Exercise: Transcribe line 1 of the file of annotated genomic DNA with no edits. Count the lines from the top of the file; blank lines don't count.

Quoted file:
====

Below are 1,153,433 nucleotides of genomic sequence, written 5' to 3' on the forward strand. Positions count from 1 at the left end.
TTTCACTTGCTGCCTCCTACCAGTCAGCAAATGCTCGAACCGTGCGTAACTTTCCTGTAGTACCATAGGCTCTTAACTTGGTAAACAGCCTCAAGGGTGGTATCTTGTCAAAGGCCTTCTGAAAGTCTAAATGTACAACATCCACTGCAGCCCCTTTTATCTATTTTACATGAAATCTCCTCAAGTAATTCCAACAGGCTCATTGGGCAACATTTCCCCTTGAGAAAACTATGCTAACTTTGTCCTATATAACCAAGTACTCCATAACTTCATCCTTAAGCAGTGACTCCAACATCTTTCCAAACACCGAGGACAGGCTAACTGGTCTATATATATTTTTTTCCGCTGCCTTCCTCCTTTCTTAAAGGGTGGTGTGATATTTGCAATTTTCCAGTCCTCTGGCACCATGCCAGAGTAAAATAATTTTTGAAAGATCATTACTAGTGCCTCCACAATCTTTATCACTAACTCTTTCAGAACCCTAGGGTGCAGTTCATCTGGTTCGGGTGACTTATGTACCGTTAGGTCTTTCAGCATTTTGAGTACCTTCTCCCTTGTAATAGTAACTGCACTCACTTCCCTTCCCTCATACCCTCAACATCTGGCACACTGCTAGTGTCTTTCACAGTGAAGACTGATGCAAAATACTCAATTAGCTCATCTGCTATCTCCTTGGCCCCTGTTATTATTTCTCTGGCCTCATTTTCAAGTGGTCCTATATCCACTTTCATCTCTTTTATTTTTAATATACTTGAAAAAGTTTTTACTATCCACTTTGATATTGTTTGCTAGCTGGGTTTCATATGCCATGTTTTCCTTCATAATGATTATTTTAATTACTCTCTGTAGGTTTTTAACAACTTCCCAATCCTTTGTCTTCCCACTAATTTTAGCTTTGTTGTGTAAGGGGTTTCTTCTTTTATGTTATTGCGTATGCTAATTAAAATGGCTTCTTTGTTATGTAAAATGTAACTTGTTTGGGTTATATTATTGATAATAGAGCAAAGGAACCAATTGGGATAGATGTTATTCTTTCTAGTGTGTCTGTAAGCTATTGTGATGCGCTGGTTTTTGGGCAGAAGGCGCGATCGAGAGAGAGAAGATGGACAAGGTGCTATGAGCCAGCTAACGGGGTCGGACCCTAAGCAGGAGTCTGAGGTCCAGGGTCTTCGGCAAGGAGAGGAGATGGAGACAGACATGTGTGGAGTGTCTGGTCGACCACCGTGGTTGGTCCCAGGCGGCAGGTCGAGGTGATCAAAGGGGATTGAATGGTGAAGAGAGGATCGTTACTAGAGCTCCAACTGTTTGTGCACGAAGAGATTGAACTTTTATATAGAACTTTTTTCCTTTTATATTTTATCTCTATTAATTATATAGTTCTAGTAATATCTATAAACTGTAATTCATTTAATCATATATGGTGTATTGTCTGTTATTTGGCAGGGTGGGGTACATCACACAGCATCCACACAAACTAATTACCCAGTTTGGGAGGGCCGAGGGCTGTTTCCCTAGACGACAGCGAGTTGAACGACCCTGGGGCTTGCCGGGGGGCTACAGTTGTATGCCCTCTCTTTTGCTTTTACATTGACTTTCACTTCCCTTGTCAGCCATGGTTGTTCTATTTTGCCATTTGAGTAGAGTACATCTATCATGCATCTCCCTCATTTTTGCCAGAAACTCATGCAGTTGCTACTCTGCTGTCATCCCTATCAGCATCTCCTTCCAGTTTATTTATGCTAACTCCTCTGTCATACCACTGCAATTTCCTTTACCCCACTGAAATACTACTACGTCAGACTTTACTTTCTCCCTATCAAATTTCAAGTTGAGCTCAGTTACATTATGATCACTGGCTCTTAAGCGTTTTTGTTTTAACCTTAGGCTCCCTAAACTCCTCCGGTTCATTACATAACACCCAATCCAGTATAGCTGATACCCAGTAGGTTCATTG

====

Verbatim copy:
Below are 1,153,433 nucleotides of genomic sequence, written 5' to 3' on the forward strand. Positions count from 1 at the left end.